Fallow Deer are variable in colour: most are a pale gingery-brown with white spots on the back, a characteristic black and white tail and a white rump patch outlined in black. Some animals are darker brown without any spots, and others are very pale, almost white. Look out for a group of quite large deer with white spots in a sunny woodland glade.

Fallow deer can be found in most counties in England and Wales, and there are large populations in pockets spread across Scotland. The species was introduced by the Normans and quickly became established in the wild in hunting forests and chases. There are no really accurate estimates, but there must be tens of thousands of fallow deer in Britain.

Most herds consist of the common coat variation, yet it is not rare to see animals of the menil coat variation. The Melanistic variation is generally rarer and white very much rarer still, although wild New Zealand herds often have a high melanistic percentage.[8]

Fallow deer have been introduced to Cape Province, South Africa.

There is no conservation action targeted at the fallow deer.

Road deaths are common, and predation of fawns is a major cause of mortality (3). Populations are managed, as the fallow deer is a pest of woodland and agriculture (3).

Fallow deer live in isolated groups in the forest. They range over large areas and spend only a short time in one area. But they can cause a great deal of damage by feeding on buds and leaves, and they will also strip bark from trees.

The Rhodian population of fallow deer has been found to average smaller than those of central and northern Europe, though they are similarly coloured. In 2005, the Rhodian fallow deer was found to be genetically distinct from all other populations and to be of urgent conservation concern.[13] At the entrance to the harbour of Rhodes city, statues of a fallow deer buck and doe now grace the location where the Colossus of Rhodes once stood.[citation needed]

Whilst non-native, fallow deer are considered naturalised and are locally abundant and increasing. They are widespread in England and Wales, but patchy in Scotland, inhabiting mature broadleaf woodland with under-storey, open coniferous woodland and open agricultural land. They prefer to graze grasses although they will take trees and dwarf shrub shoots in autumn and winter.

Young fallow start breeding when they are about 18 months old. The mating season, or rut, starts in late September and peaks in mid October. Usually, the doe gives birth to a single fawn between late May - mid June. The fawn is weaned by October.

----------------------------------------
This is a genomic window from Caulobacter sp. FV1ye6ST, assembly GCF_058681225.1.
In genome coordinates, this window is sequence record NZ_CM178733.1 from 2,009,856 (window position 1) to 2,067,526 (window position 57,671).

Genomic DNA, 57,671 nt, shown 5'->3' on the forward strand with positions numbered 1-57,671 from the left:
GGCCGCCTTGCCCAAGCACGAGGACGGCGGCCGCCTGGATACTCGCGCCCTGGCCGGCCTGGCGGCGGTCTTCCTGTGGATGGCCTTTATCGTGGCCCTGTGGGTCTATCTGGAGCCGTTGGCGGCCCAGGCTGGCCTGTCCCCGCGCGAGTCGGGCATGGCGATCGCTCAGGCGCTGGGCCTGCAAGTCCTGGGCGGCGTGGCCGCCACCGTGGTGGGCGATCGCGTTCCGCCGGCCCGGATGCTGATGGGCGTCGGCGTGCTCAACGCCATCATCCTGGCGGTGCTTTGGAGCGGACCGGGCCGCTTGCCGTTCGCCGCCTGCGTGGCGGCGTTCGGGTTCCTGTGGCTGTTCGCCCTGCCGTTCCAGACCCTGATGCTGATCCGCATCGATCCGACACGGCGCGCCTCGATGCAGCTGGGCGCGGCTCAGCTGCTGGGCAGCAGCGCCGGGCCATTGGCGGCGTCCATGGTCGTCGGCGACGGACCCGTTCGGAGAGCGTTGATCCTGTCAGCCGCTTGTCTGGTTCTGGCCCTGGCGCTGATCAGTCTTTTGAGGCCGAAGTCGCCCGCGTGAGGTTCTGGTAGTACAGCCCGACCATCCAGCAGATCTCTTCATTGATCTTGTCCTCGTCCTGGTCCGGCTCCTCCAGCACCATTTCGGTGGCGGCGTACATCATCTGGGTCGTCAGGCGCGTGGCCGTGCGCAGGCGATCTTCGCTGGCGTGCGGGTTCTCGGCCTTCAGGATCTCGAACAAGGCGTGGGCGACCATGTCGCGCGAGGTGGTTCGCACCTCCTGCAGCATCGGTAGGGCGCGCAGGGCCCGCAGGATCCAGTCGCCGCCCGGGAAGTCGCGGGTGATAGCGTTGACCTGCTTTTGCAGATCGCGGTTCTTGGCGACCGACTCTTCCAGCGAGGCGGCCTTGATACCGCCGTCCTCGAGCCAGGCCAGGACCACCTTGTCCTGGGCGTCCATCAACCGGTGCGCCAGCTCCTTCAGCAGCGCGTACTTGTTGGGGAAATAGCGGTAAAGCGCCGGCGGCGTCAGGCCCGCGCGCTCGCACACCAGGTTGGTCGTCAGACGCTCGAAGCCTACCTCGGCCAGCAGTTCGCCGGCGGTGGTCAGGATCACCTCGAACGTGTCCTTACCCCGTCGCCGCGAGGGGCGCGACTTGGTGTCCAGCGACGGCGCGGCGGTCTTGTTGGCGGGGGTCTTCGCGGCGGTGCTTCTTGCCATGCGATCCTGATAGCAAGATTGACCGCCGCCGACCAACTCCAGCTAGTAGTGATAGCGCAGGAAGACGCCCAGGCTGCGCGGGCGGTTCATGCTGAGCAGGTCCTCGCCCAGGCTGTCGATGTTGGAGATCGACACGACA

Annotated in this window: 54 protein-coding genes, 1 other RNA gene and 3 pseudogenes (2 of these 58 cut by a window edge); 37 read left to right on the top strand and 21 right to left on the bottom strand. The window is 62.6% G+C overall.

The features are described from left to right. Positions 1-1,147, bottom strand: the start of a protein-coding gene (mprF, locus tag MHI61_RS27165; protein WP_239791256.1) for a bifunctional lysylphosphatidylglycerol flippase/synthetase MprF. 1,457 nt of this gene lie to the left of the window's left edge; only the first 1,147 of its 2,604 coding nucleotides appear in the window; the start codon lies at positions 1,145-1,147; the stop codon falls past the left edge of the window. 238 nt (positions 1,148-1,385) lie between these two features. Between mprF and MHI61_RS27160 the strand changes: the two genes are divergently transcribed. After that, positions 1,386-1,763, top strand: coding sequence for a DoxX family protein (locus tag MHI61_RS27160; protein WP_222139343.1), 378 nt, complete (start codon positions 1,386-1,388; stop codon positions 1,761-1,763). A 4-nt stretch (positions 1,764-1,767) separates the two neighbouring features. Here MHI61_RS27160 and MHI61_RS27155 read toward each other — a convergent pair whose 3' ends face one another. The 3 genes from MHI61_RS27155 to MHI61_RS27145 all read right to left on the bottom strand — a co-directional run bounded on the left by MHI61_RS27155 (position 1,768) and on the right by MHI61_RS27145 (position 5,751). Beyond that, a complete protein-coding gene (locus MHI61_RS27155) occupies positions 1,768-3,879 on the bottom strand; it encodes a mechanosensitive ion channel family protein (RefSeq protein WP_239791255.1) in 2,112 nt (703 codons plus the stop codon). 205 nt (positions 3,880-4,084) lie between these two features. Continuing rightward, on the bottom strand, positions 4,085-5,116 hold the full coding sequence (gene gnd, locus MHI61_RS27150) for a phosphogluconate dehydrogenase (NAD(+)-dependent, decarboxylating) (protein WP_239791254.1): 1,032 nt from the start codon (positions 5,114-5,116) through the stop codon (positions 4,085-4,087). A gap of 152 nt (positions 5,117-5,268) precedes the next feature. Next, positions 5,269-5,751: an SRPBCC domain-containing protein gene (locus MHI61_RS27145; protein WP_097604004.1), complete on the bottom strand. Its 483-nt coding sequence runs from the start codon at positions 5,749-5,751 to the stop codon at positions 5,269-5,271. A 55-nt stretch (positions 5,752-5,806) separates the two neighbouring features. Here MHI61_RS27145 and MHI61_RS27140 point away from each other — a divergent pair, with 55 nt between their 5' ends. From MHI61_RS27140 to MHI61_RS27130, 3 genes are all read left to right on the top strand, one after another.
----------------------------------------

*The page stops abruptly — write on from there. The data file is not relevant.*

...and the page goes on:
Social Dependency: Fawns frequently remain with their mother as yearlings, learning her home range during this period.

Both sexes live in single sex groups for most of the year, only getting together at the time of the rut. Young bucks will stay with the doe herds until they are 18 months old, when they leave to join the buck herds.

The fallow deer was introduced to the Victoria Island in the Province of Neuquén by billionaire Aaron Anchorena, who with the intention to increase hunting opportunities freed wildlife European and Asian origin, making them in common inhabitants of the island and competing for land and food of the Huemul native and pudu. Today it comes to maintain a stable population of these introduced species.

Natural predators, such as bears, lynx and wolves, are now extinct in Britain. Today, in Forestry Commission woodlands, wildlife rangers control deer populations in woods to stop them suffering from sickness and disease, and to prevent them damaging and killing young trees.

Fallow are generally not territorial but have a ‘home range’. Within the home range will be areas that are more frequented than others and associated paths will become apparent. Fallow prefer deciduous or mixed woodlands with a well-established understorey. They can also utilise moorland around the woodland fringe. Herds frequently forage from woodlands onto agricultural land. Some populations thrive in habitats predominated by agricultural land but incorporating small woods and copses.

In Pennsylvania, fallow deer are considered livestock since there are no feral animals breeding in the wild. Occasional reports of wild fallow deer in Pennsylvania are generally attributed to escapes from preserves or farms.

There is much variation in the coat colour of the species, with four main variants: "common", "menil", melanistic and leucistic – a genuine colour variety, not albinistic.[6] The white is the lightest coloured, almost white; common and menil are darker, and melanistic is very dark, sometimes even black (easily confused with the sika deer).